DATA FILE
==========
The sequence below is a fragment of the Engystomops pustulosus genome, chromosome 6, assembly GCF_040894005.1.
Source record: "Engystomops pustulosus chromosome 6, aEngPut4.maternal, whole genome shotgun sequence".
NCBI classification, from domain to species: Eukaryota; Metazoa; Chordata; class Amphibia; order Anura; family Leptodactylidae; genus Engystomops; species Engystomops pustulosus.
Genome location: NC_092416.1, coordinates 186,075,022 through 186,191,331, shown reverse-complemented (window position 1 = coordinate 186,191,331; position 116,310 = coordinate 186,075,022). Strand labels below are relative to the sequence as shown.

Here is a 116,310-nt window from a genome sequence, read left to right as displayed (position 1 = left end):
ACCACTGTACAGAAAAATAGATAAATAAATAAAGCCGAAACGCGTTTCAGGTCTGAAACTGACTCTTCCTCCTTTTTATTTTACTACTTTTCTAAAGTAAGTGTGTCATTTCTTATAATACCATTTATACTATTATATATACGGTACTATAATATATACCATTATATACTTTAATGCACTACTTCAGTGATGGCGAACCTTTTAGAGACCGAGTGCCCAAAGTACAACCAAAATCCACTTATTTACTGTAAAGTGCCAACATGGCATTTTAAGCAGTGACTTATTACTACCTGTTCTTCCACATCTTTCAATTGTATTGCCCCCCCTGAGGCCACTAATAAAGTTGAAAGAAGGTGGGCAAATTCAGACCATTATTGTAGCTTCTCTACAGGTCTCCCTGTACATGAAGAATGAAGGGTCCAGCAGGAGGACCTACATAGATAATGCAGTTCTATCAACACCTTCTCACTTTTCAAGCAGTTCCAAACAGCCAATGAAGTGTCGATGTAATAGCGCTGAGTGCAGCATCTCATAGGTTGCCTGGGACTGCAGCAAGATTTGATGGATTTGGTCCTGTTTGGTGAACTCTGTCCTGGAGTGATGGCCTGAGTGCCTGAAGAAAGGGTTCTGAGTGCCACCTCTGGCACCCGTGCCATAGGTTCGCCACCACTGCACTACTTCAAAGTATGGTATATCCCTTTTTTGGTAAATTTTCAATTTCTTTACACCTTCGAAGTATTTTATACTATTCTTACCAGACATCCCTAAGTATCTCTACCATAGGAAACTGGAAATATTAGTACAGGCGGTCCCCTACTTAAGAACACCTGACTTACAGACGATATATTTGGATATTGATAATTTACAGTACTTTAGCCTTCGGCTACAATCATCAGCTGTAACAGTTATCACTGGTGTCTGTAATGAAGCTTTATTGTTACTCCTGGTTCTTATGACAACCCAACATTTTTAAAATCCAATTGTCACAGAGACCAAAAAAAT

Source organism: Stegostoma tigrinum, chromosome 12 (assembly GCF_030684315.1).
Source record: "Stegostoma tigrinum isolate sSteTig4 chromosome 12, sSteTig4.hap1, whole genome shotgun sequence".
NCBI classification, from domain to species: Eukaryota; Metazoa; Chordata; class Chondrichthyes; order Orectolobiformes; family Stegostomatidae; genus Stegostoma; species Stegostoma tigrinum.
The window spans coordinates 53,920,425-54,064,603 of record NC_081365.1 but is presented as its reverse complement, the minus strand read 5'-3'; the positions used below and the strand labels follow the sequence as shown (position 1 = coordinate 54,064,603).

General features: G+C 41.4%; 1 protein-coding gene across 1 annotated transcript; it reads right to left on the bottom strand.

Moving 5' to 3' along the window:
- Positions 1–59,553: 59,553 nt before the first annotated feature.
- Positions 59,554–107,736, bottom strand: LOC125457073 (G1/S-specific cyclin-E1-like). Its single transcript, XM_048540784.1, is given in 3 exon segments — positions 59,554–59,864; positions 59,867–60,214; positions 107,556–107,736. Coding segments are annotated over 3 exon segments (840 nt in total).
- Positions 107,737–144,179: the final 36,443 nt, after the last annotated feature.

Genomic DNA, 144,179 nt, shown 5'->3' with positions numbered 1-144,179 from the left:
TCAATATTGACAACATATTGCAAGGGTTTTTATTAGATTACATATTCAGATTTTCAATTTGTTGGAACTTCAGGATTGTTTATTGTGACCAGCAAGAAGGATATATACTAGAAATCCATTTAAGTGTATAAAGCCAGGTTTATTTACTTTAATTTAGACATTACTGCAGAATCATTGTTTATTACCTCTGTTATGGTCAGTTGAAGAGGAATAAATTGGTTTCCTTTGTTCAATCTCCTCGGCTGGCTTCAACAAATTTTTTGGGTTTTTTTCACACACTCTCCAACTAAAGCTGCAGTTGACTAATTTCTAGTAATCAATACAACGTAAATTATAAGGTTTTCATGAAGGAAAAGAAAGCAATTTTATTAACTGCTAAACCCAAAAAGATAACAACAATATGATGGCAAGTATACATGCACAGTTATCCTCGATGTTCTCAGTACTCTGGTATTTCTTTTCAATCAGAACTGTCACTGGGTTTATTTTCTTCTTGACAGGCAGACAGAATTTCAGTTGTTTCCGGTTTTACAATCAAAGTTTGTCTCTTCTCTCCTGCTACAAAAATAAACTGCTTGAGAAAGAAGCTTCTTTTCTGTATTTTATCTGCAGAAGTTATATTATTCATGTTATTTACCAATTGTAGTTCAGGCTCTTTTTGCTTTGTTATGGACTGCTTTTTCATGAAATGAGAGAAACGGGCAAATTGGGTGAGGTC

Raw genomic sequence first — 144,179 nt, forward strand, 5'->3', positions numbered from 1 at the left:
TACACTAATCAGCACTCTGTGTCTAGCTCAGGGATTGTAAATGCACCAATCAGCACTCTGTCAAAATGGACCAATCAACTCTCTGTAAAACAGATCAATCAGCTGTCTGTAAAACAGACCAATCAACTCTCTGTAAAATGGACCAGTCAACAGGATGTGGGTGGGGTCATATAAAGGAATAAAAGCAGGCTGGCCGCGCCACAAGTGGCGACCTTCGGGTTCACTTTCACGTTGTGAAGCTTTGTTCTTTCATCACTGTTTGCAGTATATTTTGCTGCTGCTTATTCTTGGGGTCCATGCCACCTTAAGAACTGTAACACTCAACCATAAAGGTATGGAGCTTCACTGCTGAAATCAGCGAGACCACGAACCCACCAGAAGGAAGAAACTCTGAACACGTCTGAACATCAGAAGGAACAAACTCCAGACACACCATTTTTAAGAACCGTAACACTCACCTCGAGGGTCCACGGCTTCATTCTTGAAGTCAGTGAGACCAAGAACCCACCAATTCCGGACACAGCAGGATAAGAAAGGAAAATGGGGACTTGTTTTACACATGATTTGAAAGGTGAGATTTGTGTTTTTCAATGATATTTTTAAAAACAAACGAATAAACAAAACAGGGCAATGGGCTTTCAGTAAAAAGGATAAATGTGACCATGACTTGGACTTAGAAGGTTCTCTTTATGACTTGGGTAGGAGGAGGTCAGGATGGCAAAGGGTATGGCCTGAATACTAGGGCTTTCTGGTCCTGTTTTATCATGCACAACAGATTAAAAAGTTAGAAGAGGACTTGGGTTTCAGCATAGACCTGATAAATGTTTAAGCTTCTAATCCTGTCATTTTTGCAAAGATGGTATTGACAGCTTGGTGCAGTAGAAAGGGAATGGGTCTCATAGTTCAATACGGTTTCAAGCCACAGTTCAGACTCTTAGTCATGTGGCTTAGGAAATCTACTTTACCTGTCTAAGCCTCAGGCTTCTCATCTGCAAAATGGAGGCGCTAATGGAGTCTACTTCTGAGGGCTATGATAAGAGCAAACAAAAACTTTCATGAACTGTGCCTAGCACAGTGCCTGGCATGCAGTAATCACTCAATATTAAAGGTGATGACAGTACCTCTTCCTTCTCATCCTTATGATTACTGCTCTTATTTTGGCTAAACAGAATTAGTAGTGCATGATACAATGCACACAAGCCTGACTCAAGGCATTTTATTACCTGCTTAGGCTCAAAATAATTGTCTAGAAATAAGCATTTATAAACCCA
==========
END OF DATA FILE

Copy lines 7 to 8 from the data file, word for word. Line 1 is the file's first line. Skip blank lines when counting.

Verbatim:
Source organism: Stegostoma tigrinum, chromosome 12 (assembly GCF_030684315.1).
Source record: "Stegostoma tigrinum isolate sSteTig4 chromosome 12, sSteTig4.hap1, whole genome shotgun sequence".